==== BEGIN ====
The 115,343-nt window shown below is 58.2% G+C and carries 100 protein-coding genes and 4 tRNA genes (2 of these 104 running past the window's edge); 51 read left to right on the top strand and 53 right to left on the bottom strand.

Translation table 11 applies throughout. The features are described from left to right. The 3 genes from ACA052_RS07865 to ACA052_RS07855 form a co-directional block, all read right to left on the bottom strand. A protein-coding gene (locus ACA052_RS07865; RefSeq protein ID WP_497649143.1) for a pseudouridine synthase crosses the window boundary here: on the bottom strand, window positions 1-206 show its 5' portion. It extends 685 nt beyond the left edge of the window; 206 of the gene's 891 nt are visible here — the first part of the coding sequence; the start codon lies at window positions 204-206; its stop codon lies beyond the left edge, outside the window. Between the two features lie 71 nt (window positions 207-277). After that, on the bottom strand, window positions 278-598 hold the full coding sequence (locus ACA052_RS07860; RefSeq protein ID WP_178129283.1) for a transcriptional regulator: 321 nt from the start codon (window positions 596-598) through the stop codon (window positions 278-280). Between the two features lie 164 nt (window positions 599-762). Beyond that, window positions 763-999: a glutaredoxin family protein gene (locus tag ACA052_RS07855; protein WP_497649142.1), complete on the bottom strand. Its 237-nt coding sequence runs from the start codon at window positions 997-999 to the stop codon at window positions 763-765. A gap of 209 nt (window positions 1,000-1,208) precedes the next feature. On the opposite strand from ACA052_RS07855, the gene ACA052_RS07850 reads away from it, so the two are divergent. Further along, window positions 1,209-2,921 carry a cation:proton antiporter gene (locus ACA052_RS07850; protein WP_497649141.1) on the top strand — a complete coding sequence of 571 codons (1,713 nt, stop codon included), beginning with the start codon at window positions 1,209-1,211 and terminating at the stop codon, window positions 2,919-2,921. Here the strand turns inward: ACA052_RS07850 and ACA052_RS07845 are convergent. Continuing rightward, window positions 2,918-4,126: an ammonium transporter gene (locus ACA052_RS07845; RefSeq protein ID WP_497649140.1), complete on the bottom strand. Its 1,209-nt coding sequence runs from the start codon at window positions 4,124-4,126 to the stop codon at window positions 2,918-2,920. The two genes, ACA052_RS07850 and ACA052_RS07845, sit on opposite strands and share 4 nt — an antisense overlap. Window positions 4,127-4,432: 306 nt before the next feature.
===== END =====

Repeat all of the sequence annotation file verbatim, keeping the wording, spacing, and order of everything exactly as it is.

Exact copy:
The 115,343-nt window shown below is 58.2% G+C and carries 100 protein-coding genes and 4 tRNA genes (2 of these 104 running past the window's edge); 51 read left to right on the top strand and 53 right to left on the bottom strand.

Translation table 11 applies throughout. The features are described from left to right. The 3 genes from ACA052_RS07865 to ACA052_RS07855 form a co-directional block, all read right to left on the bottom strand. A protein-coding gene (locus ACA052_RS07865; RefSeq protein ID WP_497649143.1) for a pseudouridine synthase crosses the window boundary here: on the bottom strand, window positions 1-206 show its 5' portion. It extends 685 nt beyond the left edge of the window; 206 of the gene's 891 nt are visible here — the first part of the coding sequence; the start codon lies at window positions 204-206; its stop codon lies beyond the left edge, outside the window. Between the two features lie 71 nt (window positions 207-277). After that, on the bottom strand, window positions 278-598 hold the full coding sequence (locus ACA052_RS07860; RefSeq protein ID WP_178129283.1) for a transcriptional regulator: 321 nt from the start codon (window positions 596-598) through the stop codon (window positions 278-280). Between the two features lie 164 nt (window positions 599-762). Beyond that, window positions 763-999: a glutaredoxin family protein gene (locus tag ACA052_RS07855; protein WP_497649142.1), complete on the bottom strand. Its 237-nt coding sequence runs from the start codon at window positions 997-999 to the stop codon at window positions 763-765. A gap of 209 nt (window positions 1,000-1,208) precedes the next feature. On the opposite strand from ACA052_RS07855, the gene ACA052_RS07850 reads away from it, so the two are divergent. Further along, window positions 1,209-2,921 carry a cation:proton antiporter gene (locus ACA052_RS07850; protein WP_497649141.1) on the top strand — a complete coding sequence of 571 codons (1,713 nt, stop codon included), beginning with the start codon at window positions 1,209-1,211 and terminating at the stop codon, window positions 2,919-2,921. Here the strand turns inward: ACA052_RS07850 and ACA052_RS07845 are convergent. Continuing rightward, window positions 2,918-4,126: an ammonium transporter gene (locus ACA052_RS07845; RefSeq protein ID WP_497649140.1), complete on the bottom strand. Its 1,209-nt coding sequence runs from the start codon at window positions 4,124-4,126 to the stop codon at window positions 2,918-2,920. The two genes, ACA052_RS07850 and ACA052_RS07845, sit on opposite strands and share 4 nt — an antisense overlap. Window positions 4,127-4,432: 306 nt before the next feature.